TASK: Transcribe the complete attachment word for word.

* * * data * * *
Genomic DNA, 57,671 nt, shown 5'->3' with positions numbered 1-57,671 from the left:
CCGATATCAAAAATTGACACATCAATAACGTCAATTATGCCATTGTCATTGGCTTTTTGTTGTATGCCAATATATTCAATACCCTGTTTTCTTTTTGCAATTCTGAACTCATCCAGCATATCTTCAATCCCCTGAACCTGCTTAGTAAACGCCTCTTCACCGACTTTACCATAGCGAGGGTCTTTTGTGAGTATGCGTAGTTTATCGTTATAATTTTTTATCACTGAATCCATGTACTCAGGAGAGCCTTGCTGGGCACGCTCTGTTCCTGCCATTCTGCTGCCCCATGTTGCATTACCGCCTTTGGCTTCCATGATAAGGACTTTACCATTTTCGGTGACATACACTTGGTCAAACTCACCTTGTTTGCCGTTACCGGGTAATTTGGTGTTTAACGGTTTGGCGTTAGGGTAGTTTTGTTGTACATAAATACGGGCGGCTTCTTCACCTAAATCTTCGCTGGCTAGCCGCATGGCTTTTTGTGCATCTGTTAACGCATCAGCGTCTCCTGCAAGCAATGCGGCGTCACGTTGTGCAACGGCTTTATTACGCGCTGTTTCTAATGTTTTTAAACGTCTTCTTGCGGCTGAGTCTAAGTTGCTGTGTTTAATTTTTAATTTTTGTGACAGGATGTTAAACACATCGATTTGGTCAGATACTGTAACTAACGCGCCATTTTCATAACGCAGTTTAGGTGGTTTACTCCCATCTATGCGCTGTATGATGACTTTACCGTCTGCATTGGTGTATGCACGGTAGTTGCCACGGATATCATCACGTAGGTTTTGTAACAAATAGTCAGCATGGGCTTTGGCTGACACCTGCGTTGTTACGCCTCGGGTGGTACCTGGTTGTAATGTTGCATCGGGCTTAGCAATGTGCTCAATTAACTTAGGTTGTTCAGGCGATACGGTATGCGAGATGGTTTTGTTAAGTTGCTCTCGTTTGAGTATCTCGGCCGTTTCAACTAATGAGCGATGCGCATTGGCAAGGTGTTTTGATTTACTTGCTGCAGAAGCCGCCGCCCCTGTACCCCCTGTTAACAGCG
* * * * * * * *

Genomic DNA, 57,671 nt, shown 5'->3' with positions numbered 1-57,671 from the left:
CCGATATCAAAAATTGACACATCAATAACGTCAATTATGCCATTGTCATTGGCTTTTTGTTGTATGCCAATATATTCAATACCCTGTTTTCTTTTTGCAATTCTGAACTCATCCAGCATATCTTCAATCCCCTGAACCTGCTTAGTAAACGCCTCTTCACCGACTTTACCATAGCGAGGGTCTTTTGTGAGTATGCGTAGTTTATCGTTATAATTTTTTATCACTGAATCCATGTACTCAGGAGAGCCTTGCTGGGCACGCTCTGTTCCTGCCATTCTGCTGCCCCATGTTGCATTACCGCCTTTGGCTTCCATGATAAGGACTTTACCATTTTCGGTGACATACACTTGGTCAAACTCACCTTGTTTGCCGTTACCGGGTAATTTGGTGTTTAACGGTTTGGCGTTAGGGTAGTTTTGTTGTACATAAATACGGGCGGCTTCTTCACCTAAATCTTCGCTGGCTAGCCGCATGGCTTTTTGTGCATCTGTTAACGCATCAGCGTCTCCTGCAAGCAATGCGGCGTCACGTTGTGCAACGGCTTTATTACGCGCTGTTTCTAATGTTTTTAAACGTCTTCTTGCGGCTGAGTCTAAGTTGCTGTGTTTAATTTTTAATTTTTGTGACAGGATGTTAAACACATCGATTTGGTCAGATACTGTAACTAACGCGCCATTTTCATAACGCAGTTTAGGTGGTTTACTCCCATCTATGCGCTGTATGATGACTTTACCGTCTGCATTGGTGTATGCACGGTAGTTGCCACGGATATCATCACGTAGGTTTTGTAACAAATAGTCAGCATGGGCTTTGGCTGACACCTGCGTTGTTACGCCTCGGGTGGTACCTGGTTGTAATGTTGCATCGGGCTTAGCAATGTGCTCAATTAACTTAGGTTGTTCAGGCGATACGGTATGCGAGATGGTTTTGTTAAGTTGCTCTCGTTTGAGTATCTCGGCCGTTTCAACTAATGAGCGATGCGCATTGGCAAGGTGTTTTGATTTACTTGCTGCAGAAGCCGCCGCCCCTGTACCCCCTGTTAACAGCG